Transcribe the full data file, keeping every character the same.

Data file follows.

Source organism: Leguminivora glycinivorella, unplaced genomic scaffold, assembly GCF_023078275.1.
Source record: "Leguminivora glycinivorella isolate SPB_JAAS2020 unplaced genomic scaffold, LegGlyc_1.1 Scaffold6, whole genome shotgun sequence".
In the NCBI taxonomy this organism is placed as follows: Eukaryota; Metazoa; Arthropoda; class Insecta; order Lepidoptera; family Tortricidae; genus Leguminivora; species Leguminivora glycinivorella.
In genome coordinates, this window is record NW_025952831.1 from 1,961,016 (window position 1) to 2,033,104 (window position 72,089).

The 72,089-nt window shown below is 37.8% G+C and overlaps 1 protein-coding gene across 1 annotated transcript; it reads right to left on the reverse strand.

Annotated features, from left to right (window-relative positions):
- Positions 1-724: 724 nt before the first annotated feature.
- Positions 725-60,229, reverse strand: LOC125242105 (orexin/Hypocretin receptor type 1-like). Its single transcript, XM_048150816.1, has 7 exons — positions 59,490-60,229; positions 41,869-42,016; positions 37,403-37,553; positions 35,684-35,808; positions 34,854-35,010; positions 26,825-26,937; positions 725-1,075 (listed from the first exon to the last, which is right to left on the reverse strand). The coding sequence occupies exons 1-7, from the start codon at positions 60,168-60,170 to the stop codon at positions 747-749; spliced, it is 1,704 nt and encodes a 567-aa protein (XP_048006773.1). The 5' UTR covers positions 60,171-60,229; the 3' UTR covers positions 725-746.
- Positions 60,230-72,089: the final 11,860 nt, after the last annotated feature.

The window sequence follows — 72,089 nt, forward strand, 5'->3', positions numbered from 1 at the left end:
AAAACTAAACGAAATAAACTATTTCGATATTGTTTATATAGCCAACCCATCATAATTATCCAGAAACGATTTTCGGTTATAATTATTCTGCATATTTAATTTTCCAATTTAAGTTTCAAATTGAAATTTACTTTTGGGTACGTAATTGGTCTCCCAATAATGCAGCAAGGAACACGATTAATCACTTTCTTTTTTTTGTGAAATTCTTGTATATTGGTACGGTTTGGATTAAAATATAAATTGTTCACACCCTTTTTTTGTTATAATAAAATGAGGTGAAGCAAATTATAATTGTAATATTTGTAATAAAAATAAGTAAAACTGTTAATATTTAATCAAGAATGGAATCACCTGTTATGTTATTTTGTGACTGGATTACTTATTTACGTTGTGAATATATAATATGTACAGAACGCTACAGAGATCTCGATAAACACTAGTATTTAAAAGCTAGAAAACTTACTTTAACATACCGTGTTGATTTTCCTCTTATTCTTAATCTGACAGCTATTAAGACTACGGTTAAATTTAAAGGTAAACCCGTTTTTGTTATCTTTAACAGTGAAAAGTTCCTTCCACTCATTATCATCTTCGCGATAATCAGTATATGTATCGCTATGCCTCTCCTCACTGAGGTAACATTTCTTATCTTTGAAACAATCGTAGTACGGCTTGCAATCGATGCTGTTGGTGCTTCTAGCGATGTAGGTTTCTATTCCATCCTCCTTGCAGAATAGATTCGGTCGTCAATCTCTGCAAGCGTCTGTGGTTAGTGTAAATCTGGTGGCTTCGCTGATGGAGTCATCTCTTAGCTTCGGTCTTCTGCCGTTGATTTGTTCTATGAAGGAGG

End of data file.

Source organism: Leguminivora glycinivorella, unplaced genomic scaffold, assembly GCF_023078275.1.
Source record: "Leguminivora glycinivorella isolate SPB_JAAS2020 unplaced genomic scaffold, LegGlyc_1.1 Scaffold6, whole genome shotgun sequence".
In the NCBI taxonomy this organism is placed as follows: Eukaryota; Metazoa; Arthropoda; class Insecta; order Lepidoptera; family Tortricidae; genus Leguminivora; species Leguminivora glycinivorella.
In genome coordinates, this window is record NW_025952831.1 from 1,961,016 (window position 1) to 2,033,104 (window position 72,089).

The 72,089-nt window shown below is 37.8% G+C and overlaps 1 protein-coding gene across 1 annotated transcript; it reads right to left on the reverse strand.

Annotated features, from left to right (window-relative positions):
- Positions 1-724: 724 nt before the first annotated feature.
- Positions 725-60,229, reverse strand: LOC125242105 (orexin/Hypocretin receptor type 1-like). Its single transcript, XM_048150816.1, has 7 exons — positions 59,490-60,229; positions 41,869-42,016; positions 37,403-37,553; positions 35,684-35,808; positions 34,854-35,010; positions 26,825-26,937; positions 725-1,075 (listed from the first exon to the last, which is right to left on the reverse strand). The coding sequence occupies exons 1-7, from the start codon at positions 60,168-60,170 to the stop codon at positions 747-749; spliced, it is 1,704 nt and encodes a 567-aa protein (XP_048006773.1). The 5' UTR covers positions 60,171-60,229; the 3' UTR covers positions 725-746.
- Positions 60,230-72,089: the final 11,860 nt, after the last annotated feature.

The window sequence follows — 72,089 nt, forward strand, 5'->3', positions numbered from 1 at the left end:
AAAACTAAACGAAATAAACTATTTCGATATTGTTTATATAGCCAACCCATCATAATTATCCAGAAACGATTTTCGGTTATAATTATTCTGCATATTTAATTTTCCAATTTAAGTTTCAAATTGAAATTTACTTTTGGGTACGTAATTGGTCTCCCAATAATGCAGCAAGGAACACGATTAATCACTTTCTTTTTTTTGTGAAATTCTTGTATATTGGTACGGTTTGGATTAAAATATAAATTGTTCACACCCTTTTTTTGTTATAATAAAATGAGGTGAAGCAAATTATAATTGTAATATTTGTAATAAAAATAAGTAAAACTGTTAATATTTAATCAAGAATGGAATCACCTGTTATGTTATTTTGTGACTGGATTACTTATTTACGTTGTGAATATATAATATGTACAGAACGCTACAGAGATCTCGATAAACACTAGTATTTAAAAGCTAGAAAACTTACTTTAACATACCGTGTTGATTTTCCTCTTATTCTTAATCTGACAGCTATTAAGACTACGGTTAAATTTAAAGGTAAACCCGTTTTTGTTATCTTTAACAGTGAAAAGTTCCTTCCACTCATTATCATCTTCGCGATAATCAGTATATGTATCGCTATGCCTCTCCTCACTGAGGTAACATTTCTTATCTTTGAAACAATCGTAGTACGGCTTGCAATCGATGCTGTTGGTGCTTCTAGCGATGTAGGTTTCTATTCCATCCTCCTTGCAGAATAGATTCGGTCGTCAATCTCTGCAAGCGTCTGTGGTTAGTGTAAATCTGGTGGCTTCGCTGATGGAGTCATCTCTTAGCTTCGGTCTTCTGCCGTTGATTTGTTCTATGAAGGAGG